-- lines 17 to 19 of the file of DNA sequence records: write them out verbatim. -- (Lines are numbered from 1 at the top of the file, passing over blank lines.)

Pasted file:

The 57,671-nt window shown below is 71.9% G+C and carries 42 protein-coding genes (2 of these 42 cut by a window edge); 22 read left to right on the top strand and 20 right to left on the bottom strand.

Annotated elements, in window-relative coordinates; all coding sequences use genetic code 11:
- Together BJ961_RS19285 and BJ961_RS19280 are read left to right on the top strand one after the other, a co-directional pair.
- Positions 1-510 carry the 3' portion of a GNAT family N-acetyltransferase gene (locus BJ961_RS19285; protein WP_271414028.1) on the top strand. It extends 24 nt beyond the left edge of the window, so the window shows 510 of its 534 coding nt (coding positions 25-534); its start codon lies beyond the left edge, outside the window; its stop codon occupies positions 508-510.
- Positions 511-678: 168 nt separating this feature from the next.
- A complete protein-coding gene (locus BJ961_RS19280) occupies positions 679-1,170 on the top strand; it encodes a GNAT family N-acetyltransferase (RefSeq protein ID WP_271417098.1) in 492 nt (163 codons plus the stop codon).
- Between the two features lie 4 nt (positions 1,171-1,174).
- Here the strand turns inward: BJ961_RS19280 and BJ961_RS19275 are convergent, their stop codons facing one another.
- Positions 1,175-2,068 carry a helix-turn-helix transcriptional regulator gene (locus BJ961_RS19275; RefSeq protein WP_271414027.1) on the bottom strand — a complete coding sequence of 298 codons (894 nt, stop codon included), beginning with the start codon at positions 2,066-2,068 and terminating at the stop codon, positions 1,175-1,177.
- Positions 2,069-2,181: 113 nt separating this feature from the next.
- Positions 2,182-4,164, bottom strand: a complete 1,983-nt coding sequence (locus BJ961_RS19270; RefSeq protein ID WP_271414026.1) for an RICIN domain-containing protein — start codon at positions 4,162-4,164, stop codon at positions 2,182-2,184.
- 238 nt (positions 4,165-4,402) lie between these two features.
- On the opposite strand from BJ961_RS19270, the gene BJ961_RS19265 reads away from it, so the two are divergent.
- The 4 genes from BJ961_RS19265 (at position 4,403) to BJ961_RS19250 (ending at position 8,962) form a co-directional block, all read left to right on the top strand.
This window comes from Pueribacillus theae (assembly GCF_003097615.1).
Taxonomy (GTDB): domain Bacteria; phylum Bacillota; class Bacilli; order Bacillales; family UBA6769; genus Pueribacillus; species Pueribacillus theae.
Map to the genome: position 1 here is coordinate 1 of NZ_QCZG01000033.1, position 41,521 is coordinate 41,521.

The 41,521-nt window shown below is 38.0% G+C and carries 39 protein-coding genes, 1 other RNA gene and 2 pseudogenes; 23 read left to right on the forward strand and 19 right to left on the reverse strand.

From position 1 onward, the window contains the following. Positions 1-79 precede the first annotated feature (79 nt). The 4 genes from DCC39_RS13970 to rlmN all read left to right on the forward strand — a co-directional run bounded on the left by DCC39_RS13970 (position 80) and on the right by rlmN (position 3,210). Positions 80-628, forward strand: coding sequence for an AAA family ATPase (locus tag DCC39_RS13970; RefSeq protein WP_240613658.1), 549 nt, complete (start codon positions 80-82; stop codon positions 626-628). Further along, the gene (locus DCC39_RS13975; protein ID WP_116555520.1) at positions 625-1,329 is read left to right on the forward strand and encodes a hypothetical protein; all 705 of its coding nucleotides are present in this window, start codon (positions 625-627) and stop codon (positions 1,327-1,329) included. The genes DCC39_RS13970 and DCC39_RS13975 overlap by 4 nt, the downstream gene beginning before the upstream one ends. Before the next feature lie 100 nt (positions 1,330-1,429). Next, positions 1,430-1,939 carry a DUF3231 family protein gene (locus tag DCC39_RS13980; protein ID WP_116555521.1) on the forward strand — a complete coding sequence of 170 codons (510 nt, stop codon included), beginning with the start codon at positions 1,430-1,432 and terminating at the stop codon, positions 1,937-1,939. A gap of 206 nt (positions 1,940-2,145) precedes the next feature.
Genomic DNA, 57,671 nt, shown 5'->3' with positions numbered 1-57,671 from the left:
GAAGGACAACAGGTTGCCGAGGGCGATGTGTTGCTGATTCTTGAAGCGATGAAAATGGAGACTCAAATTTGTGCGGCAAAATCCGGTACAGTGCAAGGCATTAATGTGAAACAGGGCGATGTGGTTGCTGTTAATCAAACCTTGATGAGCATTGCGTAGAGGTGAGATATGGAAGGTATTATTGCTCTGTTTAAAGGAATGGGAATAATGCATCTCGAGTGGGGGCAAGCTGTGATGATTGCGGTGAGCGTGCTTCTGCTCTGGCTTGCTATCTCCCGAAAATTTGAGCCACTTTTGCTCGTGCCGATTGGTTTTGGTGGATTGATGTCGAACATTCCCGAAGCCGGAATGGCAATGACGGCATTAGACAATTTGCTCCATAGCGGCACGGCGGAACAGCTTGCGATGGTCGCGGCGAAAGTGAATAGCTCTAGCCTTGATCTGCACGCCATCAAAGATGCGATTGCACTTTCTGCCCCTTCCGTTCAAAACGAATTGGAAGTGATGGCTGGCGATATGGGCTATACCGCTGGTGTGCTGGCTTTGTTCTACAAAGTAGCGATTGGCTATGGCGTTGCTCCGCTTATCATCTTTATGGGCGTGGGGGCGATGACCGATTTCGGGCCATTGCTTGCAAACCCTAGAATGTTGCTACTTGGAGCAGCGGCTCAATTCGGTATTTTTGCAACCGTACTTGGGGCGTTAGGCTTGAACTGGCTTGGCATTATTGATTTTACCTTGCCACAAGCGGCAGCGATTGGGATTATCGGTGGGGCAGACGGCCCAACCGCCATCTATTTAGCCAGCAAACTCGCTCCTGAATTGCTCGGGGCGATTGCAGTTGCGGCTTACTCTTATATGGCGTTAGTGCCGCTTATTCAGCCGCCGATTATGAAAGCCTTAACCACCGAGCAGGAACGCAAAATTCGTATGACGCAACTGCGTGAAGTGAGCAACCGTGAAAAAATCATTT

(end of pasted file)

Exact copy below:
Map to the genome: position 1 here is coordinate 1 of NZ_QCZG01000033.1, position 41,521 is coordinate 41,521.

The 41,521-nt window shown below is 38.0% G+C and carries 39 protein-coding genes, 1 other RNA gene and 2 pseudogenes; 23 read left to right on the forward strand and 19 right to left on the reverse strand.

From position 1 onward, the window contains the following. Positions 1-79 precede the first annotated feature (79 nt). The 4 genes from DCC39_RS13970 to rlmN all read left to right on the forward strand — a co-directional run bounded on the left by DCC39_RS13970 (position 80) and on the right by rlmN (position 3,210). Positions 80-628, forward strand: coding sequence for an AAA family ATPase (locus tag DCC39_RS13970; RefSeq protein WP_240613658.1), 549 nt, complete (start codon positions 80-82; stop codon positions 626-628). Further along, the gene (locus DCC39_RS13975; protein ID WP_116555520.1) at positions 625-1,329 is read left to right on the forward strand and encodes a hypothetical protein; all 705 of its coding nucleotides are present in this window, start codon (positions 625-627) and stop codon (positions 1,327-1,329) included. The genes DCC39_RS13970 and DCC39_RS13975 overlap by 4 nt, the downstream gene beginning before the upstream one ends. Before the next feature lie 100 nt (positions 1,330-1,429). Next, positions 1,430-1,939 carry a DUF3231 family protein gene (locus tag DCC39_RS13980; protein ID WP_116555521.1) on the forward strand — a complete coding sequence of 170 codons (510 nt, stop codon included), beginning with the start codon at positions 1,430-1,432 and terminating at the stop codon, positions 1,937-1,939. A gap of 206 nt (positions 1,940-2,145) precedes the next feature.